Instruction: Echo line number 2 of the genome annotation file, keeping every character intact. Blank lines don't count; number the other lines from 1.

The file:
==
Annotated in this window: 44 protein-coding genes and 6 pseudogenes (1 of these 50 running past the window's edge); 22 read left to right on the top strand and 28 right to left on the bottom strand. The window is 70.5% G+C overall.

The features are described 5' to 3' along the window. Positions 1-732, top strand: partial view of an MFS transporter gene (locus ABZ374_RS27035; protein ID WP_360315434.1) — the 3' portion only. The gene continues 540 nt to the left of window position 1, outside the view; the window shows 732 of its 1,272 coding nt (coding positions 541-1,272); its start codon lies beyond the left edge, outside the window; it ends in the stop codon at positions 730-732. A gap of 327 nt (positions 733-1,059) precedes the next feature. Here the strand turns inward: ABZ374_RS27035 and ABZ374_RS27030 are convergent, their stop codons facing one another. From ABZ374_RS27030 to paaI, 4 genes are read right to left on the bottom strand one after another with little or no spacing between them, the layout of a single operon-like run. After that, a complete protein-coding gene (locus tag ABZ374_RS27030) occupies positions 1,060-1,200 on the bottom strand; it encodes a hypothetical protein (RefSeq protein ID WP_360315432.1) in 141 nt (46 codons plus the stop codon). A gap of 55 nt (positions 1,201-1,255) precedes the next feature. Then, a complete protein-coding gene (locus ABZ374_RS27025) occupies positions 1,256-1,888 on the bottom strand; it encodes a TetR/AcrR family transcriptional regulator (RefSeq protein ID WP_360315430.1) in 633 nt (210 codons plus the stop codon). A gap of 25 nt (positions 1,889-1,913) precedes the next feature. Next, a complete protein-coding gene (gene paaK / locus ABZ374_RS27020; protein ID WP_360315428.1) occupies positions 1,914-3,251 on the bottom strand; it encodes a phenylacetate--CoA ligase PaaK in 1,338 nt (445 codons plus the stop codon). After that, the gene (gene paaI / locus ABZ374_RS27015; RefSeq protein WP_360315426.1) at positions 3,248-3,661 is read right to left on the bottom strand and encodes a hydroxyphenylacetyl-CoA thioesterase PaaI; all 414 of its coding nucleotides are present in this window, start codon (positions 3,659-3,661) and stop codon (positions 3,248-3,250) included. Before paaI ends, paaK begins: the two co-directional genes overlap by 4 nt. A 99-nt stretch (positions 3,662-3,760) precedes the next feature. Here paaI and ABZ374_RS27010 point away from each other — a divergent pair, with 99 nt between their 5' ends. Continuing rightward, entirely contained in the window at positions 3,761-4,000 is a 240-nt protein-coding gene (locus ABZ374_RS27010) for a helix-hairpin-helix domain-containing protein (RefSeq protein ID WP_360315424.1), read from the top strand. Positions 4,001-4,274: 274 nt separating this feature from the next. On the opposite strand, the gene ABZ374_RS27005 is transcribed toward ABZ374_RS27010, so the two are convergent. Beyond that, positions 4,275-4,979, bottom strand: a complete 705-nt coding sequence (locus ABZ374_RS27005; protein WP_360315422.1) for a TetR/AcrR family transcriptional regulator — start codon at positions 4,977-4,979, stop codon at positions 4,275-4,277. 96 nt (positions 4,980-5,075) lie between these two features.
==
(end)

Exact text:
The features are described 5' to 3' along the window. Positions 1-732, top strand: partial view of an MFS transporter gene (locus ABZ374_RS27035; protein ID WP_360315434.1) — the 3' portion only. The gene continues 540 nt to the left of window position 1, outside the view; the window shows 732 of its 1,272 coding nt (coding positions 541-1,272); its start codon lies beyond the left edge, outside the window; it ends in the stop codon at positions 730-732. A gap of 327 nt (positions 733-1,059) precedes the next feature. Here the strand turns inward: ABZ374_RS27035 and ABZ374_RS27030 are convergent, their stop codons facing one another. From ABZ374_RS27030 to paaI, 4 genes are read right to left on the bottom strand one after another with little or no spacing between them, the layout of a single operon-like run. After that, a complete protein-coding gene (locus tag ABZ374_RS27030) occupies positions 1,060-1,200 on the bottom strand; it encodes a hypothetical protein (RefSeq protein ID WP_360315432.1) in 141 nt (46 codons plus the stop codon). A gap of 55 nt (positions 1,201-1,255) precedes the next feature. Then, a complete protein-coding gene (locus ABZ374_RS27025) occupies positions 1,256-1,888 on the bottom strand; it encodes a TetR/AcrR family transcriptional regulator (RefSeq protein ID WP_360315430.1) in 633 nt (210 codons plus the stop codon). A gap of 25 nt (positions 1,889-1,913) precedes the next feature. Next, a complete protein-coding gene (gene paaK / locus ABZ374_RS27020; protein ID WP_360315428.1) occupies positions 1,914-3,251 on the bottom strand; it encodes a phenylacetate--CoA ligase PaaK in 1,338 nt (445 codons plus the stop codon). After that, the gene (gene paaI / locus ABZ374_RS27015; RefSeq protein WP_360315426.1) at positions 3,248-3,661 is read right to left on the bottom strand and encodes a hydroxyphenylacetyl-CoA thioesterase PaaI; all 414 of its coding nucleotides are present in this window, start codon (positions 3,659-3,661) and stop codon (positions 3,248-3,250) included. Before paaI ends, paaK begins: the two co-directional genes overlap by 4 nt. A 99-nt stretch (positions 3,662-3,760) precedes the next feature. Here paaI and ABZ374_RS27010 point away from each other — a divergent pair, with 99 nt between their 5' ends. Continuing rightward, entirely contained in the window at positions 3,761-4,000 is a 240-nt protein-coding gene (locus ABZ374_RS27010) for a helix-hairpin-helix domain-containing protein (RefSeq protein ID WP_360315424.1), read from the top strand. Positions 4,001-4,274: 274 nt separating this feature from the next. On the opposite strand, the gene ABZ374_RS27005 is transcribed toward ABZ374_RS27010, so the two are convergent. Beyond that, positions 4,275-4,979, bottom strand: a complete 705-nt coding sequence (locus ABZ374_RS27005; protein WP_360315422.1) for a TetR/AcrR family transcriptional regulator — start codon at positions 4,977-4,979, stop codon at positions 4,275-4,277. 96 nt (positions 4,980-5,075) lie between these two features.